What You Need to Know About
Response to Intervention (RTI)

Wrightslaw        Law      Advocacy     Training      Products      Store      Subscribe       Sitemap       Contact Us

In This Issue . . .

Circulation: 74,510
ISSN: 1538-320

Response to Intervention (RTI) is a hot button issue in special education. Some experts endorse RTI, while others are less enthusiastic.

The success of RTI will depend on whether it is appropriately implemented by highly-trained professionals - and this is likely to be a problem.

When Congress reauthorized IDEA 2004, they changed the law about identifying children with specific learning disabilities.

In this issue of the Special Ed Advocate, you'll find the Parent Guide to Response to Intervention and specific questions parents should ask to ensure that their child will be accurately identified and is receiving appropriate instruction.

Please don't hesitate to forward this issue to other friends, families, or colleagues.

Not a subscriber? Sign up free today! l Read previous issues


Identifying Children with Specific Learning Disabilities

"RTI, if used as intended, can be a significant advance in special education.  If used incorrectly, RTI will prevent students who have true learning disabilities from receiving the specialized instruction they need.

The Parent's Guide to Response to Intervention was created by Susan Bruce, Regional Education Coordinator for PRO*Parents of South Carolina, Inc. The Guide explains the RTI process and what IDEA requires, parent concerns and important questions about RTI, and what RTI means for our kids.


Catch Struggling Children Early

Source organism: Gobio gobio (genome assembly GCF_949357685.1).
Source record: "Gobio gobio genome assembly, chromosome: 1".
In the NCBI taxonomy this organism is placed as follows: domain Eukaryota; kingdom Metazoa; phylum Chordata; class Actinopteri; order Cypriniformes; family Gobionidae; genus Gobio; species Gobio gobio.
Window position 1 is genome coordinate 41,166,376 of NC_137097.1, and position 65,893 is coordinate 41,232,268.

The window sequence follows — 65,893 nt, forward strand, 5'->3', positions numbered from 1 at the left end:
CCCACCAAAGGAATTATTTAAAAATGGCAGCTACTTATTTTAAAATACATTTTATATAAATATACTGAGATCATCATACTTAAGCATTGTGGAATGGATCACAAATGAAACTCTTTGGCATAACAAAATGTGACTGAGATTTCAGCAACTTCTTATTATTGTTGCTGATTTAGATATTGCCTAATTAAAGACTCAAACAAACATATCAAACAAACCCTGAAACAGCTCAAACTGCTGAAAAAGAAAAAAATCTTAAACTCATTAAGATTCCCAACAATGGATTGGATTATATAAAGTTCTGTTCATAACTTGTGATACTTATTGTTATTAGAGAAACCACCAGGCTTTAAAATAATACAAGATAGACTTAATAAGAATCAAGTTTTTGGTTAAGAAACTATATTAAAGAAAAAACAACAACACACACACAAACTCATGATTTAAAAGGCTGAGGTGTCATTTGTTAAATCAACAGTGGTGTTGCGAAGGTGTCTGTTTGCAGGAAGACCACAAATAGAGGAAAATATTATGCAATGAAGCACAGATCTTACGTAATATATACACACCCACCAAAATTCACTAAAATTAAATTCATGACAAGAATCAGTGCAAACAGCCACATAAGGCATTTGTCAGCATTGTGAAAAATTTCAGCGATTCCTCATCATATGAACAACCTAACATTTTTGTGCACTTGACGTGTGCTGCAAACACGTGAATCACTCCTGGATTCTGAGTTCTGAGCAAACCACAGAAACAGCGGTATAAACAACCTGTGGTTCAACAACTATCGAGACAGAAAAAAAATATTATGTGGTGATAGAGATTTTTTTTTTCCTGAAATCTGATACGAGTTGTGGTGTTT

The purpose of RTI is to:

  • catch struggling children early
  • provide appropriate instruction
  • prevent the need to refer the child for special education

Early intervention means more chances for success and less need for special education services.  RTI would also address the needs of children who previously did not qualify for special education.

In an attempt by the US Department of Education to eliminate the wall that separates regular and special education, school districts may use 15% of IDEA funding for early intervention services in regular education - RTI.

RTI is a tiered process of instruction that allows schools to identify struggling students early and provide appropriate instructional interventions. Read more in the Parent's Guide to RTI.

RTI Should Not Delay a Necessary Evaluation

When should a parent be notified of their right to request an evaluation?

School districts should not use RTI as an excuse to delay, or worse, to not evaluate children suspected of having specific learning disabilities.

The RTI process does not replace the need for a comprehensive evaluation.

Parents should be advised that their child is not making expected academic progress, the services that will be provided and strategies used to increase their child's progress, and other options that are available to them i.e., the right to request an evaluation under IDEA at any time.

Reponse to Intervention, Improving Achievement for ALL Students

RTI Resources

Wrightslaw has collected articles, information, free publications, and recommended websites from a variety of sources about RTI.

You'll find answers to your questions and learn how RTI is likely to affect you (and your child). We encourage you to study these issues by reading the articles and publications.

Learn more about Response to Intervention (RTI).


back to the top


What People Are Saying About The Special Ed Advocate Newsletter

"Thanks for the trustworthy information and support you provide through the Wrightslaw web site and newsletter. You helped our family act when we needed to - we are thriving now."


Great Products From Wrightslaw

Wrightslaw: Special Education Law, 2nd Edition, by Pam and Pete Wright Wrightslaw: No Child Left Behind

Surviving Due Process: Stephen Jeffers v. School Board

About the Book
To Order
About Book
To Order
About Book
To Order
About DVD Video
To Order

Visit Wrightslaw.com